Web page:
detect logic level. In that
controlled microSD card is
seen as an SPI portal to
the PIC32, there isn’t
much hardware work to
be done in this area. The
minimal “other” microSD
card hardware setup can
be seen in the contents of
What you don’t see in
the schematic is the SPST
switch between pins 9 and
10 of MSD95. The switch
is an integral part of the
microSD socket. When a
card is present, the switch
The switch feeds the
gate of the MOSFET.
Depending on the
JumperX settings, the MOSFET is either turned ON or
OFF by the state of the card detect switch. Normally,
the gate of the MOSFET is tied high and the SPST
switch within the microSD card socket is jumpered to
go logically low when closed.
The 25LC1024 EEPROM signals are shared with the
PIC32MX795F512L’s microSD card. The EEPROM is
selected using the PIC32’s EE-CS I/O pin.
All Powerful Ethernet
Despite all of the SPI portals, UARTs, clocks, and
timers that the PIC32MX795F512L possesses, its most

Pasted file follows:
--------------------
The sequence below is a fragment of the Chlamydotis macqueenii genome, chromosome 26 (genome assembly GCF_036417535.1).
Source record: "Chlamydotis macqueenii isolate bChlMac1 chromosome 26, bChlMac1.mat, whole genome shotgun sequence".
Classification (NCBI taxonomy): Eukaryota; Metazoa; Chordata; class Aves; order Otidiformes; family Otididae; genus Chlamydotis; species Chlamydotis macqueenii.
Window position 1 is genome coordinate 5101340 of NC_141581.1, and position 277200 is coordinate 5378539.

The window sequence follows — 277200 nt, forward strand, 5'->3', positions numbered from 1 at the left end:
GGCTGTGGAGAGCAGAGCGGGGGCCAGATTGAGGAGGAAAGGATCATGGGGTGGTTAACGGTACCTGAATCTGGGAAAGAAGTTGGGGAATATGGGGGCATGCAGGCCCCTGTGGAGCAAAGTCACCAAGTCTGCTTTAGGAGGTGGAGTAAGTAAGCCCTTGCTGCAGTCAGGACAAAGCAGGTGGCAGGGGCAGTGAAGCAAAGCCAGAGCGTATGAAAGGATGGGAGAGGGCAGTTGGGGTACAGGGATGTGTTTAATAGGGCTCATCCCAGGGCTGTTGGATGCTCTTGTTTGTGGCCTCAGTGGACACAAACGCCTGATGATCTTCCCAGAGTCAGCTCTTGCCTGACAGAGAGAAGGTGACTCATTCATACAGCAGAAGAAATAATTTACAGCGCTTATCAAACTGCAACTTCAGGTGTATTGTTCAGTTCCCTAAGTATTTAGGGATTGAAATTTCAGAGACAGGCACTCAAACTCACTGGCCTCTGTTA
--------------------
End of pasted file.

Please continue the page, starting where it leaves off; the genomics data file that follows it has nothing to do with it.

powerful asset is its Ethernet interface. As you can see
in Schematic 6, the Ethernet circuitry isn’t particularly
complex. However, by including this circuitry, we
instantly have the ability to contact other network-capable nodes on an LAN or over the Internet. Our
board can suddenly become a TCP/IP server or client.
We can use the Ethernet portal to serve web pages.
We can send email messages. We can synchronize with
Internet time servers. If necessary, we can even
bootload the PIC32MX795F512L over an Ethernet
connection. The inclusion of the LAN8720A interface is
well worth the loss of a few of the PIC32’s I/O pins.
No data will flow and no LEDs will blink if the power
supply is inadequate. So, we must design in a robust and
noise free power supply circuit. Fortunately, that spectrally
clean power system consists of only three components.
If you include the optional power indicator LED and
its current-limiting resistor, the parts count rises to five
Wired Ethernet portals are typically power hungry.
This design will draw around 250 mA while running the
Microchip TCP/IP stack with all LEDs illuminated. The
Micrel MIC29150 won’t even break a sweat with that
load. All five components plus the power jack make up
August 2015 63
■ Schematic 4. This is an implementation of the OpenLog, which can be purchased as a
module from SparkFun. Any serial input is directed to the microSD card by the firmware
contained within the ATmega328P microcontroller.
■ Schematic 5.
blocks allow us to
set the card
detect logic level.
Jumper2 is tied
logically low, and
Jumper1 is tied
This results in an
active low card
The "board" printed circuit board